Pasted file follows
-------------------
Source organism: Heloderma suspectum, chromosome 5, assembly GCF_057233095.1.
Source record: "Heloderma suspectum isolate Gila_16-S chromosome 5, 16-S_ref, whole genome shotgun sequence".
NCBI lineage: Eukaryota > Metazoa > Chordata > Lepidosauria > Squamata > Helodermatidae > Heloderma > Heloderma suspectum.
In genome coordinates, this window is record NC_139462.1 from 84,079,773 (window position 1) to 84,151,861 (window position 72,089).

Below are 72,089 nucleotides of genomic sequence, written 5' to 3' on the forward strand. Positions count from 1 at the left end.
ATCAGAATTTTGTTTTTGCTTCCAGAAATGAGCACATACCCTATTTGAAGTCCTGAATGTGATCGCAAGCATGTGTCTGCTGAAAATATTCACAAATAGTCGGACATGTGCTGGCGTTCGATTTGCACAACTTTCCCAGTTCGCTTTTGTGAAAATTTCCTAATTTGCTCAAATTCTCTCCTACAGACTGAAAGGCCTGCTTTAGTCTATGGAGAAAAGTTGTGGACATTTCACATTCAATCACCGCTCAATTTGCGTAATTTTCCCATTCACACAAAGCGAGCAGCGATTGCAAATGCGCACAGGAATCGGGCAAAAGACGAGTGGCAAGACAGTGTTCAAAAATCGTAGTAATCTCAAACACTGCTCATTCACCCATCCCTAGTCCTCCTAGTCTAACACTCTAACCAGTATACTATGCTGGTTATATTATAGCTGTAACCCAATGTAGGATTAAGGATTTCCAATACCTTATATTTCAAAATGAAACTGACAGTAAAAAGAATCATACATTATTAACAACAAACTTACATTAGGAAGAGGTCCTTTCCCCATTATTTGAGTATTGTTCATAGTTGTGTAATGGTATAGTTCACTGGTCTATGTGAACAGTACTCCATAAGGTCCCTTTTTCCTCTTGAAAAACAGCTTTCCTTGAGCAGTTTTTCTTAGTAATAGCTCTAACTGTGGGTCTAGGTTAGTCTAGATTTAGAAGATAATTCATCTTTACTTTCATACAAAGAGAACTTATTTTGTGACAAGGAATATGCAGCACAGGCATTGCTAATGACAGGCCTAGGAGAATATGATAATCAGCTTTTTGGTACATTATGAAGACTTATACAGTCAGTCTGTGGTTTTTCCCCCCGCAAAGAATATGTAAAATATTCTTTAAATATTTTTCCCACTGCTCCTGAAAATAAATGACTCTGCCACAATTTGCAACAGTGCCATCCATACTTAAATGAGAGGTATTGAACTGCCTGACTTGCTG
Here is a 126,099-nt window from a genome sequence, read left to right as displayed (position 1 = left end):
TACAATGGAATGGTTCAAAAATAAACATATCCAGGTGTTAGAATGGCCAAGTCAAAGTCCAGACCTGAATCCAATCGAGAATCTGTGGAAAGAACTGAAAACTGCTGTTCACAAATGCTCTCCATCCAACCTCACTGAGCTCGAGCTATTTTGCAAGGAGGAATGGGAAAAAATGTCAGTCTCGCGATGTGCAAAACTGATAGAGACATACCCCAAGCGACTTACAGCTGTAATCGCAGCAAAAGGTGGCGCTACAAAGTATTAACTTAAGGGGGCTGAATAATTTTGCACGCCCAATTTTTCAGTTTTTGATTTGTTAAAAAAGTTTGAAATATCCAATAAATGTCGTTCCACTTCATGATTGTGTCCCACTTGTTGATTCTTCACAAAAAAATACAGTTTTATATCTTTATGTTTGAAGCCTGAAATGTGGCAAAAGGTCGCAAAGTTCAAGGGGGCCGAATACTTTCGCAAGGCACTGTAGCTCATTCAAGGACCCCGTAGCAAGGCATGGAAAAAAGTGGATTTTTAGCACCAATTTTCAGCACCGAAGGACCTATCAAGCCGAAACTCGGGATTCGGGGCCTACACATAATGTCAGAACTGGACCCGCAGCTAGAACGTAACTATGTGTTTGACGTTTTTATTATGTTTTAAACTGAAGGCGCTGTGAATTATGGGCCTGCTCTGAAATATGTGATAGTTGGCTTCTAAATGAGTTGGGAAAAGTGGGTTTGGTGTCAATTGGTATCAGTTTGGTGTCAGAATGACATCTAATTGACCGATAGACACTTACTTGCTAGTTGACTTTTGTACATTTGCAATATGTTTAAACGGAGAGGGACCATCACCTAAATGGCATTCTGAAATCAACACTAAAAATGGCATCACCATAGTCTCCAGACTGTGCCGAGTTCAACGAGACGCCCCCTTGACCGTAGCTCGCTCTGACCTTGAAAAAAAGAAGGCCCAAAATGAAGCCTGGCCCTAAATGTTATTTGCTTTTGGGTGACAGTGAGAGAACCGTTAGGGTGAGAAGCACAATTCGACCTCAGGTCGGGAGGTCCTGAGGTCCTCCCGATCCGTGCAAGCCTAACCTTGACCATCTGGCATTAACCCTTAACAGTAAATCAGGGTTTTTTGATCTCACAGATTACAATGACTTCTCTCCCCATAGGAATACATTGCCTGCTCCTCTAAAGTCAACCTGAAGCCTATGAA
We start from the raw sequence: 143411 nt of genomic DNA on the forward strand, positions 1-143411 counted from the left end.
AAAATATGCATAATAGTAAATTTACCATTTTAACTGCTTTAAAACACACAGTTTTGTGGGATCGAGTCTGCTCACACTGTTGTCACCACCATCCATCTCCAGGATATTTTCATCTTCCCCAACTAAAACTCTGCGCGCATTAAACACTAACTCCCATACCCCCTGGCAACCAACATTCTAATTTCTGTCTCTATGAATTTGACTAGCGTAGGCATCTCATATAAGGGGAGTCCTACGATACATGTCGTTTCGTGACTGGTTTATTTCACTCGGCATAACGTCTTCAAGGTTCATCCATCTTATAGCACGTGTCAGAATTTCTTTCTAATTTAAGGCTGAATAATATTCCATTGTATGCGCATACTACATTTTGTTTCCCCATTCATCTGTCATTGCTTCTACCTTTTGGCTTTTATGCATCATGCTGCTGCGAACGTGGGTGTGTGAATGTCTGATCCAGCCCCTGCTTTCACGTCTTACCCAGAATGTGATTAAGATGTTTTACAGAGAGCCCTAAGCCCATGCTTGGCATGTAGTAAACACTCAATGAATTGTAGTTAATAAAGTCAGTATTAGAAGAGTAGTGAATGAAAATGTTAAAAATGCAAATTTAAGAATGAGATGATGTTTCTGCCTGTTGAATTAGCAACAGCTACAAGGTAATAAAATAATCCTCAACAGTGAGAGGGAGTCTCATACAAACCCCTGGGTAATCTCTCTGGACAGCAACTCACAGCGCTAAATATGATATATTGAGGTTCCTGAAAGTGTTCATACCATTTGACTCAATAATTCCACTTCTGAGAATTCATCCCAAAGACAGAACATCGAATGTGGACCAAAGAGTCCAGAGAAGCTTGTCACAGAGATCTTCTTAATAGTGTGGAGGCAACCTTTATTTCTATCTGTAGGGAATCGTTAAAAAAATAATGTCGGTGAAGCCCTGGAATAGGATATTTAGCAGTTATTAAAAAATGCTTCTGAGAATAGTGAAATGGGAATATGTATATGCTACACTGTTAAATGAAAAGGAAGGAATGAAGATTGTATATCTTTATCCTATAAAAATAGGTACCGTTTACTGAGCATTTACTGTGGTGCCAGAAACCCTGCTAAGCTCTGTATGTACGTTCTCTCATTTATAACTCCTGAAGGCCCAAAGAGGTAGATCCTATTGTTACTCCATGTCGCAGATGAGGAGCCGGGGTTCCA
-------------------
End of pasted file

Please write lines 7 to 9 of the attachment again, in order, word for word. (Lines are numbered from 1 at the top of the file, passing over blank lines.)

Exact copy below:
Here is a 126,099-nt window from a genome sequence, read left to right as displayed (position 1 = left end):
TACAATGGAATGGTTCAAAAATAAACATATCCAGGTGTTAGAATGGCCAAGTCAAAGTCCAGACCTGAATCCAATCGAGAATCTGTGGAAAGAACTGAAAACTGCTGTTCACAAATGCTCTCCATCCAACCTCACTGAGCTCGAGCTATTTTGCAAGGAGGAATGGGAAAAAATGTCAGTCTCGCGATGTGCAAAACTGATAGAGACATACCCCAAGCGACTTACAGCTGTAATCGCAGCAAAAGGTGGCGCTACAAAGTATTAACTTAAGGGGGCTGAATAATTTTGCACGCCCAATTTTTCAGTTTTTGATTTGTTAAAAAAGTTTGAAATATCCAATAAATGTCGTTCCACTTCATGATTGTGTCCCACTTGTTGATTCTTCACAAAAAAATACAGTTTTATATCTTTATGTTTGAAGCCTGAAATGTGGCAAAAGGTCGCAAAGTTCAAGGGGGCCGAATACTTTCGCAAGGCACTGTAGCTCATTCAAGGACCCCGTAGCAAGGCATGGAAAAAAGTGGATTTTTAGCACCAATTTTCAGCACCGAAGGACCTATCAAGCCGAAACTCGGGATTCGGGGCCTACACATAATGTCAGAACTGGACCCGCAGCTAGAACGTAACTATGTGTTTGACGTTTTTATTATGTTTTAAACTGAAGGCGCTGTGAATTATGGGCCTGCTCTGAAATATGTGATAGTTGGCTTCTAAATGAGTTGGGAAAAGTGGGTTTGGTGTCAATTGGTATCAGTTTGGTGTCAGAATGACATCTAATTGACCGATAGACACTTACTTGCTAGTTGACTTTTGTACATTTGCAATATGTTTAAACGGAGAGGGACCATCACCTAAATGGCATTCTGAAATCAACACTAAAAATGGCATCACCATAGTCTCCAGACTGTGCCGAGTTCAACGAGACGCCCCCTTGACCGTAGCTCGCTCTGACCTTGAAAAAAAGAAGGCCCAAAATGAAGCCTGGCCCTAAATGTTATTTGCTTTTGGGTGACAGTGAGAGAACCGTTAGGGTGAGAAGCACAATTCGACCTCAGGTCGGGAGGTCCTGAGGTCCTCCCGATCCGTGCAAGCCTAACCTTGACCATCTGGCATTAACCCTTAACAGTAAATCAGGGTTTTTTGATCTCACAGATTACAATGACTTCTCTCCCCATAGGAATACATTGCCTGCTCCTCTAAAGTCAACCTGAAGCCTATGAA
We start from the raw sequence: 143411 nt of genomic DNA on the forward strand, positions 1-143411 counted from the left end.